Snowden was using email to send information back and forth between himself and Glenn Greenwald. Since email is in one of those fuzzy gray areas of the law around data retention and government access to it this has caused a bit of a problem. It make things more difficult Snowden used an encrypted email service called Lavabit. It’s encryption was at such a level that when the FBI requested data from it, they were confounded and essentially attempted to blackmail (legally of course) the owner into handing over the encryption key. This would have effectively rendered the service these people were paying for worthless. They were paying to have their email traffic be secured from both public and private entities.

As we hear and more about how the US government has been behaving towards internet security, the more we’re learning that the NSA and other US agencies are doing their best to thwart it. They have worked with the NIST and weakened the encryption key they developed. The problem with these backdoors is that if it’s there for the “good guys” (whoever that might be) it’s also there for the “bad guys” (whoever that might be). This isn’t just general encryption keys, it’s things that we use every day without using it. Whenever we are using any website that includes “https” we are using a basic encryption protocol called SSL. Think about when you’re banking, you see the https. Google now allows you to use this when you send information to and from them. This encryption has also been broken by the NSA. This is our personal stuff and if it’s broken by the NSA it can be broken by other people. Now does this mean we’re likely to have a rash of new fraud cases or theft cases? No, as it’s been compromised for some time. However, people do know about it now and this of course is a greater cause for concern.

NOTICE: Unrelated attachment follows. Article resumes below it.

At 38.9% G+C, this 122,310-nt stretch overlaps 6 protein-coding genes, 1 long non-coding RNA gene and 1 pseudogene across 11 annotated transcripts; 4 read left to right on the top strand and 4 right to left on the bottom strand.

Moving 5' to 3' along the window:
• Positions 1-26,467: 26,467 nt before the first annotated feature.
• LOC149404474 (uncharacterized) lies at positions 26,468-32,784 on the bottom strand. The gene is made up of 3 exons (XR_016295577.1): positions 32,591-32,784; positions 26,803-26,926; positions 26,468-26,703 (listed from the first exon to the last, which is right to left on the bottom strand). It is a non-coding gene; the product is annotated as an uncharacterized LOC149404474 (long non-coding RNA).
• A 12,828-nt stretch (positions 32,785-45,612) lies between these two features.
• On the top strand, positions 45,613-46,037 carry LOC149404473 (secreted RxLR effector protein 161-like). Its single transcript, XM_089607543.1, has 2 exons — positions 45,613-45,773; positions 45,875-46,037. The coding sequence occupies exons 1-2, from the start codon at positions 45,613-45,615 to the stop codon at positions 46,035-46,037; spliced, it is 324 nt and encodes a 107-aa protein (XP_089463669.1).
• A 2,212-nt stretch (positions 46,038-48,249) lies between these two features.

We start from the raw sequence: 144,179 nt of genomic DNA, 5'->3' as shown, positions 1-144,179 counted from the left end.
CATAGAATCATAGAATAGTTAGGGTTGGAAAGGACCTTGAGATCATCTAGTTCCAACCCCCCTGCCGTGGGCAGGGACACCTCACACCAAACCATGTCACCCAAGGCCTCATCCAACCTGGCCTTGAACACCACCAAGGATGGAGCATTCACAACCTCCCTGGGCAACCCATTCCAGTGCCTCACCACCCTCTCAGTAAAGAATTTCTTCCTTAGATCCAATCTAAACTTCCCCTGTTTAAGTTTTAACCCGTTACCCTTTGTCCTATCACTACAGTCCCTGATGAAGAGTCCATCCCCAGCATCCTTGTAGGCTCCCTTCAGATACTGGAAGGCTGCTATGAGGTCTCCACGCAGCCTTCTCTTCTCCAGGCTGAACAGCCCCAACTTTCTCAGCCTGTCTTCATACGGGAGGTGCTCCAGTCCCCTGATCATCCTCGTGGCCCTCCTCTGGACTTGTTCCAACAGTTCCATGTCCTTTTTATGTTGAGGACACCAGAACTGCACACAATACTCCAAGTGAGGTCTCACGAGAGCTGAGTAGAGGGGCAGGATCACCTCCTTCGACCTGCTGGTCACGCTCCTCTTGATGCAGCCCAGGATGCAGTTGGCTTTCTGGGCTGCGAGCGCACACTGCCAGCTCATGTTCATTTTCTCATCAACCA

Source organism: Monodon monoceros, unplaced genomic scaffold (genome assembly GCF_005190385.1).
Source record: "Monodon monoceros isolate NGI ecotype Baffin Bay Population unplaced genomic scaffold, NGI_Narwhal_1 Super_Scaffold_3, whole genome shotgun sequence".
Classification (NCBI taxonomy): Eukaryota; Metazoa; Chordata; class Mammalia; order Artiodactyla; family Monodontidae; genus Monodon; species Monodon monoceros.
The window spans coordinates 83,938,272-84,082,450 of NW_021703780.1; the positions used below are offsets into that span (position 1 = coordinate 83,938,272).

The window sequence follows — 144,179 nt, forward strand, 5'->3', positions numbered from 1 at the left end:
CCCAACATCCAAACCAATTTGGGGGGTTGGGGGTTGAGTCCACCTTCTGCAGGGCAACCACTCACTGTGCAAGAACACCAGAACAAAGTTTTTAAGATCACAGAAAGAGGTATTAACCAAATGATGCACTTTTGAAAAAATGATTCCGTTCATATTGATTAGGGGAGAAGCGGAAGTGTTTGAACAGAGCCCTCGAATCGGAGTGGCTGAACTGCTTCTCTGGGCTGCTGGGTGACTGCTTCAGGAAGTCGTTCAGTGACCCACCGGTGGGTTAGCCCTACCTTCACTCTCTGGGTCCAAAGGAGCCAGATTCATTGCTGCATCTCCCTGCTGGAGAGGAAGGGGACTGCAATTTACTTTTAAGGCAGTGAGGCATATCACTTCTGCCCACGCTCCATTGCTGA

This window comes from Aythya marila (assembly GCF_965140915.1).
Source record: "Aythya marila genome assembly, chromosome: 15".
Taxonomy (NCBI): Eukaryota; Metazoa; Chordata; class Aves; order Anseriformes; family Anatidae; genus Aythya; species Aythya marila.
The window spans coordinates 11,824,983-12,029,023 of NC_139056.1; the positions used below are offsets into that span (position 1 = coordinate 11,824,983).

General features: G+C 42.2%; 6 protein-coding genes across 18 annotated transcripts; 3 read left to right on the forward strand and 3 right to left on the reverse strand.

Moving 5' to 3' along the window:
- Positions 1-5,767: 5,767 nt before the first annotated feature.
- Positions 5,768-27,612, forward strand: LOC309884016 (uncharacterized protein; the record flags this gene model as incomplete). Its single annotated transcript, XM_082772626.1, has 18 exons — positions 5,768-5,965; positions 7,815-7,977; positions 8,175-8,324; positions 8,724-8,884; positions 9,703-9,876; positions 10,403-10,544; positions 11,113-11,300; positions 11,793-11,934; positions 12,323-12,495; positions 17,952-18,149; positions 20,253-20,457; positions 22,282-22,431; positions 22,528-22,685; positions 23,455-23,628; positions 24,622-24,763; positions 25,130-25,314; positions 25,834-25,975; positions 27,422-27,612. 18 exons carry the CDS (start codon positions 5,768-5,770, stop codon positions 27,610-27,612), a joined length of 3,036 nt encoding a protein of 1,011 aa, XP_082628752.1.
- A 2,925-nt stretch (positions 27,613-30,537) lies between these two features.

What can we do about this? Well, first, look into more secure encryption methods. I wouldn’t be surprised if Google and applications like HTTPS everywhere will change their algorithm in result. Second, contact your representative and your senator. I’m lucky my senator in Oregon is very vocal (Ron Wyden) not everyone is so please help inform your leaders. Third, buy from companies that you know haven’t given up data to the NSA, don’t use Facebook and the like and basically try to follow the great writing that Sean did several months ago over on KBMOD. He nailed it then and it’s even more pressing than before to keep up with security.